Amount is one of the commercially appetizing songs on the album – patently a banger for the streets. Over the past few years, Shatta Wale has proven his potency for submitting sumptuous treats for the streets. The consistency he exudes in churning out commercial records for mass consumption has contributed immensely to his relevance in the industry till date. It therefore comes with no iota of surprise that he was able to conceive a commercial vibe in Amount. Amount is also one of the records with an official video, and released before the album release.
On Exodus Shatta Wale delivered one of the lyrically tightest records on the album. He decided to part ways with melody and absolutely delivered a lyrical dense verse in a boisterous mode. The beat, which he produced, invoked the beast mode in him – it manifests in his delivery as you listen to the hardcore dance hall tune. Another solid dancehall record on the album is Caesar, where Shatta Wale expatiates on the popular biblical maxim which states that Give to Caesar what belongs to Caesar.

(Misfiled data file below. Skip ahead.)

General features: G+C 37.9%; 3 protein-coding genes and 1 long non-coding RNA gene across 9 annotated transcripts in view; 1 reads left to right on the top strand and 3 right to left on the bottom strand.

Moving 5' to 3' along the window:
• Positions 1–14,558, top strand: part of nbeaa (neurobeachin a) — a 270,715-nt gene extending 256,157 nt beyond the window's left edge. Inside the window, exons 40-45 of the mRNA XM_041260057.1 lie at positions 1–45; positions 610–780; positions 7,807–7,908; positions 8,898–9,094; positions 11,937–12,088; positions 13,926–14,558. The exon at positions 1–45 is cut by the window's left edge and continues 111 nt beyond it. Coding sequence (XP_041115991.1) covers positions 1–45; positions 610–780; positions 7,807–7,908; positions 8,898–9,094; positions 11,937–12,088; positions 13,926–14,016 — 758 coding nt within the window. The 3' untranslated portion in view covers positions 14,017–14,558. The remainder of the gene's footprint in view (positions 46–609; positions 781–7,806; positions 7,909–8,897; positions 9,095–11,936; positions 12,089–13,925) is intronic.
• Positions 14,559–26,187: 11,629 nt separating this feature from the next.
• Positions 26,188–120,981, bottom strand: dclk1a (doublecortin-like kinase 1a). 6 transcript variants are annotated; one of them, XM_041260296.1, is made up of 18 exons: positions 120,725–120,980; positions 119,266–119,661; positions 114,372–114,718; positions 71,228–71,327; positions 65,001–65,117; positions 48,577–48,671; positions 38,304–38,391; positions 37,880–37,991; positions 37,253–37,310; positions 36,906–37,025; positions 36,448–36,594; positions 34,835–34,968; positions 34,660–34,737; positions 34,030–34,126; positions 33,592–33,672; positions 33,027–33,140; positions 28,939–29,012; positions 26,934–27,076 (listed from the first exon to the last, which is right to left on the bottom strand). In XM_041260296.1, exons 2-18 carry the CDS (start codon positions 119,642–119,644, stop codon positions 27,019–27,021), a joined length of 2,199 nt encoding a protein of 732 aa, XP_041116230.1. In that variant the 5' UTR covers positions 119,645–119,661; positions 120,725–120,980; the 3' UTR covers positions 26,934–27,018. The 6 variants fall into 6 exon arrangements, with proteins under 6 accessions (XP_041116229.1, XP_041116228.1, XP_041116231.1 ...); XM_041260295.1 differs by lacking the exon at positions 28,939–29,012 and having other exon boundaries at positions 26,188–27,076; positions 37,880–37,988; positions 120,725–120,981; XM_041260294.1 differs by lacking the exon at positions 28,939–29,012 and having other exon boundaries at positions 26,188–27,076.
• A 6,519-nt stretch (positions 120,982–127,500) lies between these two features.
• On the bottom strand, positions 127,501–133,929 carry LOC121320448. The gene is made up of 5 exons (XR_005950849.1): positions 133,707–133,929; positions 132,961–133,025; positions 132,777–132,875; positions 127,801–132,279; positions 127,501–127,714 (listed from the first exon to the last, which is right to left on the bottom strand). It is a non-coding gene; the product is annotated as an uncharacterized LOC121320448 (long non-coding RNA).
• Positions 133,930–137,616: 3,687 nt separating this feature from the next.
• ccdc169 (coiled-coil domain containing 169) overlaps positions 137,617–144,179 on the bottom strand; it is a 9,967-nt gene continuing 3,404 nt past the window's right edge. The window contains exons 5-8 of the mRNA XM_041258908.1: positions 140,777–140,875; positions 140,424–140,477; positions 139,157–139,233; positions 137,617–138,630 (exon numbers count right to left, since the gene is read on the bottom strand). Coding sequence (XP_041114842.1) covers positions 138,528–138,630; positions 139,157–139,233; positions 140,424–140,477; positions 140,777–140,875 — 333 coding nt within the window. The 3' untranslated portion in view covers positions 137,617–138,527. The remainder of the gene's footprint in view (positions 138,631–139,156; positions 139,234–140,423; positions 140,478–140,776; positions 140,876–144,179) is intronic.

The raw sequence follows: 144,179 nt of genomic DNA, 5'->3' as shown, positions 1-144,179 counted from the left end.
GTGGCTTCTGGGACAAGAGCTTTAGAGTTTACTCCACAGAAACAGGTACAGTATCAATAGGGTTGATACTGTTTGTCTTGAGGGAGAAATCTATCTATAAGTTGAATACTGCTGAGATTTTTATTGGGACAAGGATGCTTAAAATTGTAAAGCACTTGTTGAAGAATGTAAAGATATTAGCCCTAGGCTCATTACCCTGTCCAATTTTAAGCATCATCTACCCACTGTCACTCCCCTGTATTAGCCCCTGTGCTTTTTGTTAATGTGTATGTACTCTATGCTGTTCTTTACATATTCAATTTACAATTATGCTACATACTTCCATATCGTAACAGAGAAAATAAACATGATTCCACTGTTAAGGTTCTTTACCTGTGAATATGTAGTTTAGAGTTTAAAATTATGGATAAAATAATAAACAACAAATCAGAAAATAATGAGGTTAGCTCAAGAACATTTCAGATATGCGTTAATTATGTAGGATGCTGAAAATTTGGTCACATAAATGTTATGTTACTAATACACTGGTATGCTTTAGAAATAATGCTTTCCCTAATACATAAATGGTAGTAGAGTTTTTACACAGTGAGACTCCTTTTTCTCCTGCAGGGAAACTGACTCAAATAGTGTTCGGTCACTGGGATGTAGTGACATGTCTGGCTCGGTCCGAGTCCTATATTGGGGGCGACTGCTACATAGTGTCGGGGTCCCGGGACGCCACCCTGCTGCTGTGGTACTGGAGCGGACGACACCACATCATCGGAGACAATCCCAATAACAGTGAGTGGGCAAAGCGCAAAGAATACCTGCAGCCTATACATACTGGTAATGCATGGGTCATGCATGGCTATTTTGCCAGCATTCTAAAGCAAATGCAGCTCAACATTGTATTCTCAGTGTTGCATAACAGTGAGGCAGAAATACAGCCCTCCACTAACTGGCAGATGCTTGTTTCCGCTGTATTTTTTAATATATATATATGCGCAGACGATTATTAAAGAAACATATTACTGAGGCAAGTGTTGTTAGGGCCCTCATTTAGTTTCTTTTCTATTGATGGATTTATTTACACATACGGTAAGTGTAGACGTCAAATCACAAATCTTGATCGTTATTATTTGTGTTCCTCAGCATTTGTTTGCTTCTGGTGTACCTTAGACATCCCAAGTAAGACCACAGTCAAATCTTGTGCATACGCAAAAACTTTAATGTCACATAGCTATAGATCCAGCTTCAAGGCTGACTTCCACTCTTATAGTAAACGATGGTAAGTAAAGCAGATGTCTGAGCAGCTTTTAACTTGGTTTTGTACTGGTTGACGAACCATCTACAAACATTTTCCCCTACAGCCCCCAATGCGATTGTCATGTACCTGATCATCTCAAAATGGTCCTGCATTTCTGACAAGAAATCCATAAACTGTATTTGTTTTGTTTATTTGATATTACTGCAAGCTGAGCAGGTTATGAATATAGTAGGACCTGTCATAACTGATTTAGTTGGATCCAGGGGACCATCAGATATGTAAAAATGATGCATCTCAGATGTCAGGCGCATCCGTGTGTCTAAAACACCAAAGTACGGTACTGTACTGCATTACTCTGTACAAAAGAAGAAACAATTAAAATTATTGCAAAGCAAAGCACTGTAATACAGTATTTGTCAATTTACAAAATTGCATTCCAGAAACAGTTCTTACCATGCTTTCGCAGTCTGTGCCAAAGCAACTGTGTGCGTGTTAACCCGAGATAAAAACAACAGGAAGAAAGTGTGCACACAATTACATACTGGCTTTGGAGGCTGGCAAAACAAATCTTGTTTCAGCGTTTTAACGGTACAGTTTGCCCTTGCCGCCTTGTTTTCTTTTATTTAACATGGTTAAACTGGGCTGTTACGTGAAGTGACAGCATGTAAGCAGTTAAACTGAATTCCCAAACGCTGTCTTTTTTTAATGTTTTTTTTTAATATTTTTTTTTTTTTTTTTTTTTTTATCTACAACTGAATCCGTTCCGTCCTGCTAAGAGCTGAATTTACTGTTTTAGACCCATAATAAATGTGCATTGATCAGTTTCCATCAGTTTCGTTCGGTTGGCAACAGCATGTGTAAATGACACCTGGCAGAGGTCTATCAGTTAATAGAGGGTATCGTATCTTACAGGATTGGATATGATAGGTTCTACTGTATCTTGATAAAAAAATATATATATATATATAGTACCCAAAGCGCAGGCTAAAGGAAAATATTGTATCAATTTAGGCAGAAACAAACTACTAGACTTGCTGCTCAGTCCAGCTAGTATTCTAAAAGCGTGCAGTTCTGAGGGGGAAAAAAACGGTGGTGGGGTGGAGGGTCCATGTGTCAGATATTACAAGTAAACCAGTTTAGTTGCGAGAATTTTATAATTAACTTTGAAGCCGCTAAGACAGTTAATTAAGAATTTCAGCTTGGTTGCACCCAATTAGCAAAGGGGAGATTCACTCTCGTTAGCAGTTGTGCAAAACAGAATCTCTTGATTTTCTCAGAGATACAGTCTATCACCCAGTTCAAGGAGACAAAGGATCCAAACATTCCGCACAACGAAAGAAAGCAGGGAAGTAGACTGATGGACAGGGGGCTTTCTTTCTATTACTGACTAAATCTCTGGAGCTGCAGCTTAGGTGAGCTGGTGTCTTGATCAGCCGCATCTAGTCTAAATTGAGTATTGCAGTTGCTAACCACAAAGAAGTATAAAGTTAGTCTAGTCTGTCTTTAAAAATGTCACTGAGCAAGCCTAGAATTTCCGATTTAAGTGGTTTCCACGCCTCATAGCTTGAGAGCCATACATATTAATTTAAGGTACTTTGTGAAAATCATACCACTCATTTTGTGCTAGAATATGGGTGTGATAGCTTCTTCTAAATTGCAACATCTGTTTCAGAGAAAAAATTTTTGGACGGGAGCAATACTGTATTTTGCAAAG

Another record accompanied by a pretty captivating video is My Mind Is Made Up. With enthralling specie of the patois language, Shatta Wale emphasizes his orientation and inclination towards the music business – a disposition which has become public knowledge. His quest for greatness and utmost affluence is reiterated on the sound he produced himself.